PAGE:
DOJ goes after Florida prison for years-long sexual abuse of female inmates
Lowell, one of the nation's largest women's prisons is rampant with sexual violence, says a new report
One of the country’s largest women’s prisons is under fire for a long history of abusing its inmates.
A Department of Justice investigation found that officers at Lowell Correctional Institution have been sexually abusing inmates for years. The facility has 49 days to address the issue or face legal consequences, per the Miami Herald in a report published Tuesday.
“[The] sexual abuse of women prisoners by Lowell corrections officers and staff is severe and prevalent throughout the prison,’’ said the DOJ in a report on Tuesday.
“We are so used to Lowell getting away with everything. It’s got to stop now. I hope this is a big hammer on top of that prison,’’ said activist Debra Bennett, who has been fighting for years to see reform at Lowell.
“Our punishment was to be removed from society for our crimes — not to be raped or groped or pushed and beaten, crippled and killed.’’
Officers have a lengthy history of beating, choking, and raping inmates, the investigation found. The abuse was so astonishing they labeled the treatment of inmates as a violation of the Eighth Amendment which protects against cruel and unusual punishment.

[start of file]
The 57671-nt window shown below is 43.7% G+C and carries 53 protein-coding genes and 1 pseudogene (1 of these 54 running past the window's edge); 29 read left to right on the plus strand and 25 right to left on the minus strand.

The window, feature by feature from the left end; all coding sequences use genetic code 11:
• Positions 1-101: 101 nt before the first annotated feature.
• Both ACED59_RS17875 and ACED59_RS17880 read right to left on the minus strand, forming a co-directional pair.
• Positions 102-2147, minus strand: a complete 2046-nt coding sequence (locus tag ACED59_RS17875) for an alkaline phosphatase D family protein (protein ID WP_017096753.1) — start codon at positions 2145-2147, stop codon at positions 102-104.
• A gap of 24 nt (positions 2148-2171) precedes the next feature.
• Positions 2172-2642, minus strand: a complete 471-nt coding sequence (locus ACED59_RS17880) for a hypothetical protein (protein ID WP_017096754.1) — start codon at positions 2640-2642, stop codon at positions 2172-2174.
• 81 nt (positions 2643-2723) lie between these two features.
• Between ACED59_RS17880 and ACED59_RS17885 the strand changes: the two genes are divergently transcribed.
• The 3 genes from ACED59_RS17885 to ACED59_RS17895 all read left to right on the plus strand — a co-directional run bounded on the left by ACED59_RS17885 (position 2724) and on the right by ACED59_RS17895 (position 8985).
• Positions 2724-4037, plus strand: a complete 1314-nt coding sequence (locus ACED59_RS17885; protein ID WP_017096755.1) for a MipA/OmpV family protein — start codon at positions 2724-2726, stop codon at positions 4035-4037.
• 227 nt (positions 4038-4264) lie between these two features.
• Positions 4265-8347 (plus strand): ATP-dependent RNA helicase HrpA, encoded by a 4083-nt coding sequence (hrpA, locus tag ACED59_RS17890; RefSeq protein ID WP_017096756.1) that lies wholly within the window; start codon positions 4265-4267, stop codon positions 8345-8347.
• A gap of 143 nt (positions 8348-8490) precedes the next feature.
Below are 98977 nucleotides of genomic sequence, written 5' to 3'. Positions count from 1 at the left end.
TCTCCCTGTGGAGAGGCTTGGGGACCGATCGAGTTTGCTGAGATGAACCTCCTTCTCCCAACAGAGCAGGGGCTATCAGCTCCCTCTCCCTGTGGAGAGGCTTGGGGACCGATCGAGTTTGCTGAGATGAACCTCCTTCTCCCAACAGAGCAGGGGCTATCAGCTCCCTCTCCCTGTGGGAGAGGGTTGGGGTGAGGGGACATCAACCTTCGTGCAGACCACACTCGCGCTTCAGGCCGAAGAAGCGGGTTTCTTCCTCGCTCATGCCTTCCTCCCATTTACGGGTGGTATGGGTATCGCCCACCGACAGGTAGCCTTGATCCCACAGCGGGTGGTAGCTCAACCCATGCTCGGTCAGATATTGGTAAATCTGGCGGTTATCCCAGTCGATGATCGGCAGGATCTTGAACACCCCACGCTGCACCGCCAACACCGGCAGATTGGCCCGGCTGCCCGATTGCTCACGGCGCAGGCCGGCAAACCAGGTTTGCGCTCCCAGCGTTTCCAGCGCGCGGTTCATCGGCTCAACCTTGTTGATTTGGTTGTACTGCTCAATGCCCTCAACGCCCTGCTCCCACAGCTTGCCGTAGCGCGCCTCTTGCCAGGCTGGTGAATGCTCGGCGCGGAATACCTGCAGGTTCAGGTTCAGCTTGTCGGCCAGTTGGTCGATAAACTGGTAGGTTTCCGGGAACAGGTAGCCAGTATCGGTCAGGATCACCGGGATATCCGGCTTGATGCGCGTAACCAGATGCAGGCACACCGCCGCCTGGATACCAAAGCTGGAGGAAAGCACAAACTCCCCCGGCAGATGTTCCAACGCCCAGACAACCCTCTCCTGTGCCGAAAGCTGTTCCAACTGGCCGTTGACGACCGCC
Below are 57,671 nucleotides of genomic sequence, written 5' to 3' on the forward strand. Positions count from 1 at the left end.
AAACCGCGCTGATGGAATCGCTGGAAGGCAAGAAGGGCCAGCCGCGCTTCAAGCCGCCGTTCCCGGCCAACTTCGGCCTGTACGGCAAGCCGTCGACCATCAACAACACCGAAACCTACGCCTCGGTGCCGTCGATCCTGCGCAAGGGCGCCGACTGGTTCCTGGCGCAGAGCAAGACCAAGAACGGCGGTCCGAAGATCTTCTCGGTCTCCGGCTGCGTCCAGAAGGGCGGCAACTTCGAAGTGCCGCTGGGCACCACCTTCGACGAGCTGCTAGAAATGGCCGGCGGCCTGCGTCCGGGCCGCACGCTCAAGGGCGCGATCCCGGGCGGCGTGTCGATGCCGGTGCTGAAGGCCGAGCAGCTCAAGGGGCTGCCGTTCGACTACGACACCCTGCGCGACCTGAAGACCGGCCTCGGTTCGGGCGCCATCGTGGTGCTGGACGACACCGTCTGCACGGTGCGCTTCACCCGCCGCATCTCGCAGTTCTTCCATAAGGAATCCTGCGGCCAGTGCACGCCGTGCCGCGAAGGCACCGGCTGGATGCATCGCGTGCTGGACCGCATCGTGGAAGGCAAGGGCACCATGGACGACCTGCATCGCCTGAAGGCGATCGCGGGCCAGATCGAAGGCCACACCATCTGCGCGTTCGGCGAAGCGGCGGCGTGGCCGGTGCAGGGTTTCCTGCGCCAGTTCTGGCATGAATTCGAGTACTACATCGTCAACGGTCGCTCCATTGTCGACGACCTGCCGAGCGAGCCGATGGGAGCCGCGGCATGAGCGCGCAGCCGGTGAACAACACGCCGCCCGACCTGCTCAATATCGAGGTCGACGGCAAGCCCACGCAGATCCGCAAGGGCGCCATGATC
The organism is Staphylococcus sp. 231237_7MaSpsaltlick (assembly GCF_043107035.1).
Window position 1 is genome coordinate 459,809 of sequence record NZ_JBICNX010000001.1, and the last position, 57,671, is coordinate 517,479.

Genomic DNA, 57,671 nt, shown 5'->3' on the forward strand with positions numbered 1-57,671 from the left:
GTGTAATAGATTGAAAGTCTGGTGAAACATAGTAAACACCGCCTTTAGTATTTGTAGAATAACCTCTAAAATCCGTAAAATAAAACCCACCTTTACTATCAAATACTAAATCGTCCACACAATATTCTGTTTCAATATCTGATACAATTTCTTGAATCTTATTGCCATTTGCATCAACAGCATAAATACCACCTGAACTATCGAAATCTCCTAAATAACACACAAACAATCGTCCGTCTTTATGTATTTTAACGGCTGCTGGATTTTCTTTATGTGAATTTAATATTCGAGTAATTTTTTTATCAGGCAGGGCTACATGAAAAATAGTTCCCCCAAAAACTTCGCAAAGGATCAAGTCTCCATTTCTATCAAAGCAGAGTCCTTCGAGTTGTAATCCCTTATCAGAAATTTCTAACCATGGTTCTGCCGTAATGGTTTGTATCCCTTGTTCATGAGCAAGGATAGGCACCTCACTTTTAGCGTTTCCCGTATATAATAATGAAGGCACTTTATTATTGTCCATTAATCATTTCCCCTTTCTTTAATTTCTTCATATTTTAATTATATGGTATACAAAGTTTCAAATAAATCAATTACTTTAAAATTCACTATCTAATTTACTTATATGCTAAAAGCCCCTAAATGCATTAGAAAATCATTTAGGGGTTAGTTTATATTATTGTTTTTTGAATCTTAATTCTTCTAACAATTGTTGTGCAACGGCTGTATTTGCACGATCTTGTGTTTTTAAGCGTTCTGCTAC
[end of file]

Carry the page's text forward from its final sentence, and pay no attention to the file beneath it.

The department interviewed dozens of inmates and reviewed 100,000 pages of documents. They also discovered guards would demand sex for basic human needs.
“Prisoners were forced or coerced to perform fellatio on or touch intimate body parts of staff. In other incidents, staff demanded that prisoners undress in front them, sometimes in exchange for basic necessities, such as toilet paper.’’
The DOJ concludes, “These were not isolated incidents.’’
The report also says that the prison failed to do anything about the abuse.
“Officials at FDOC and Lowell have been on notice of incidents of staff sexual abuse of prisoners for years and have failed to reasonably address the deficiencies that enabled the abuse to occur,” the report said.
But despite the investigation, the DOJ has not held any one person responsible.
“They could never make this a criminal case because they would have to arrest everybody. That prison is so corrupt that everyone is in on it,’’ said Bennett, a former Lowell inmate. She now runs a nonprofit to help women in the prison system.
One woman, Latandra Ellington, died at the prison in 2014 days after sending her family a letter that a guard threatened to kill her.
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